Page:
The Free Market and Game Theory in the Proof of Stake Consensus

you feel comfortable in a system that concentrates power in a few players?

In Cardano, a discussion is currently taking place in the community, like a war between the “centralist” multi-pool operators and the “decentralist” single-pool operators.

The concentration of delegation in some pools, mainly multi-pool operators, has been encouraged by the ISO (Initial Stakepool Offering) model to raise funds for projects.

Opinions have polarized in the community.

Free Market, Game Theory and Proof of Stake

Monopoly is a system in which an economic agent (monopolist) holds great power because it is the only one in an industry that owns a specific and differentiated product, good, resource or service.

A similar situation of concentration occurs with Oligopoly, but instead of a single actor, there are only a few.

Monopoly does not only occur in capitalist economic systems, but also in communism, which, unlike the free market, power is concentrated in the State.

Thus, monopoly is centralization, the opposite of decentralization.

Then, you must understand Game Theory, which is an area of applied mathematics that uses models to study interactions in formalized incentive structures, the so-called “games”.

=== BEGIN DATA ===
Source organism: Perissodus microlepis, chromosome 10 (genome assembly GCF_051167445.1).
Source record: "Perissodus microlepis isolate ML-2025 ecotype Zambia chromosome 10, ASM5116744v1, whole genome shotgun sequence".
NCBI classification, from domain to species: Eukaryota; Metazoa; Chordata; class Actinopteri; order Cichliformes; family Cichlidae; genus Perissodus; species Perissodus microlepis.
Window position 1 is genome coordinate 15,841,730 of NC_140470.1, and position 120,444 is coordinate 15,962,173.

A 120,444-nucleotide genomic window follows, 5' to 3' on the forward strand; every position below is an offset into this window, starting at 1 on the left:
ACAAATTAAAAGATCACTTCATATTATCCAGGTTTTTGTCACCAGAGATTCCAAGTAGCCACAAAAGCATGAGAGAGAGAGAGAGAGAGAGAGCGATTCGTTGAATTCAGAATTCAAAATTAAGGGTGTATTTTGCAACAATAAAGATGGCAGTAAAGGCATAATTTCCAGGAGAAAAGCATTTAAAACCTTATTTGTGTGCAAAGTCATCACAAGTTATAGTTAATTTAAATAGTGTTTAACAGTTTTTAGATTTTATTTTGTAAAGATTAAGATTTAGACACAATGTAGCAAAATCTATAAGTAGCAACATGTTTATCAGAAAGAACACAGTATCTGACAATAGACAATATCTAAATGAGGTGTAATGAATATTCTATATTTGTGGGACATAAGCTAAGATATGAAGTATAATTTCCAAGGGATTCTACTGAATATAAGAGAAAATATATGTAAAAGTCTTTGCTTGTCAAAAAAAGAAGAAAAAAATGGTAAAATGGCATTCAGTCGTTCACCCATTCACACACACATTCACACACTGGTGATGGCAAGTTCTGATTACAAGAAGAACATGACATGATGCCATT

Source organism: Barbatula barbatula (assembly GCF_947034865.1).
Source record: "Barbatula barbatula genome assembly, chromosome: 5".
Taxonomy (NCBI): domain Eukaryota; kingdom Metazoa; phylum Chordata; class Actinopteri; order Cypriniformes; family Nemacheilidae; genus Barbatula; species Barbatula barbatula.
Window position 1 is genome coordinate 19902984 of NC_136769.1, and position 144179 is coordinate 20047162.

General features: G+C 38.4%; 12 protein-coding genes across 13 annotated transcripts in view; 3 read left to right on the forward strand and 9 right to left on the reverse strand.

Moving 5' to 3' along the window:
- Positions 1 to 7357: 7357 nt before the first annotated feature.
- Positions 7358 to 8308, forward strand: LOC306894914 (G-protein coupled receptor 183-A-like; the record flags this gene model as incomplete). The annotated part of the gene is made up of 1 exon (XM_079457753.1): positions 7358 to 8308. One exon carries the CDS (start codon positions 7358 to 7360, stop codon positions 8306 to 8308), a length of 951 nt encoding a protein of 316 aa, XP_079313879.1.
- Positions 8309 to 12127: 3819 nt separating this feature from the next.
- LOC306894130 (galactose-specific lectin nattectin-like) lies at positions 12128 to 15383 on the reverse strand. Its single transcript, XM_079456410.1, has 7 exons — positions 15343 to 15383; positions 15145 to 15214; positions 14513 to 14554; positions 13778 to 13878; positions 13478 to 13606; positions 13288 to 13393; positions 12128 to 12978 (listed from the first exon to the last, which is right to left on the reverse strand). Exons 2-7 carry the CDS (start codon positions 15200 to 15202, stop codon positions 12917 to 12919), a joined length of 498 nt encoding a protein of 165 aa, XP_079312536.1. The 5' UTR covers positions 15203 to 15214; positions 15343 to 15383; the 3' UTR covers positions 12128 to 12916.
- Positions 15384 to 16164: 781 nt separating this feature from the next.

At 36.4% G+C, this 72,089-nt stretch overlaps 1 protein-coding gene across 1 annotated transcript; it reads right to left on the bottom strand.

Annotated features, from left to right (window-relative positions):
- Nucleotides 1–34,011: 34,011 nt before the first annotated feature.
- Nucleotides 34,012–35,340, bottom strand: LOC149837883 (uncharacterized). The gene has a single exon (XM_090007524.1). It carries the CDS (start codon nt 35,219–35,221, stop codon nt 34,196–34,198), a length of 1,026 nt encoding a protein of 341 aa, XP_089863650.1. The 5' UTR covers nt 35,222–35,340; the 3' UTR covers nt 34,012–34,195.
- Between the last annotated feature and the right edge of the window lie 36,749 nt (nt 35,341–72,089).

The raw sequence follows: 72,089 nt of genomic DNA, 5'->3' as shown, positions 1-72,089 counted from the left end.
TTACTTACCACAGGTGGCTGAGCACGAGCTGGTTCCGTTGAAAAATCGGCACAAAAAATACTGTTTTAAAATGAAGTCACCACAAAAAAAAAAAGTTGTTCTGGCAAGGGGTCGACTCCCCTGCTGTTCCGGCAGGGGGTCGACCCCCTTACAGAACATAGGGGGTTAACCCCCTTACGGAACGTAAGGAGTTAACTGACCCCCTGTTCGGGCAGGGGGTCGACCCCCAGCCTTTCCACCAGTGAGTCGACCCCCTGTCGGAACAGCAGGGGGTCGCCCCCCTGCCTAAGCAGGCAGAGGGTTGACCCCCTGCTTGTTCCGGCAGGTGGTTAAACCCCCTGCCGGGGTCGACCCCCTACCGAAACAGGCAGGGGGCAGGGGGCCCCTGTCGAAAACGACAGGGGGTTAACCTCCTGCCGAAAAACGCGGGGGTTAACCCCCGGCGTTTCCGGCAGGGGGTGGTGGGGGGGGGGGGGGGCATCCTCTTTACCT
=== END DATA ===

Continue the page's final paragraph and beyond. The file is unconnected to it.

Von Neumann, Morgenstern and John Nash outlined the basic postulates of this theory during the 1940s and 1950s, and several applications have been granted to this tool in the field of economic decisions.

Nash equilibrium assumes that each player has adopted his best strategy, and everyone knows the strategies of the others. It is a situation in which all players have put their strategy into practice, and know the strategy of their competitors, and thus will seek to maximize their profits. Consequently, no player has any incentive to individually modify his strategy.

One of the problems with Nash equilibrium is that it does not necessarily lead to efficient situations in the Pareto sense (1).

(1) Vilfredo Pareto (July 15, 1848-August 19, 1923), Italian engineer, sociologist, economist, and philosopher who postulated “Pareto efficiency,” where given an initial allocation of goods among a set of individuals, a shift to a new allocation that at least improves the situation of one individual without making the situation of others worse is called a Pareto improvement.

In Game Theory, “Prisoner’s Dilemma” is the best known problem, which shows that two people may not cooperate with each other, even if it is against the interest of both.

Finally, the third element you should know to understand my article is the Proof of Stake (PoS), a blockchain consensus method to validate block production, being one of the most used, together with Proof of Work.

PoS is used by Cardano, among several blockchains, and PoW by Bitcoin, among others. The particular case of Ethereum, which currently uses PoW, and is making the transition to PoS.

In PoW, the validation power is concentrated in the hardware of the validators, called miners, where computational power makes the difference to discover a mathematical algorithm, and thus be chosen validator.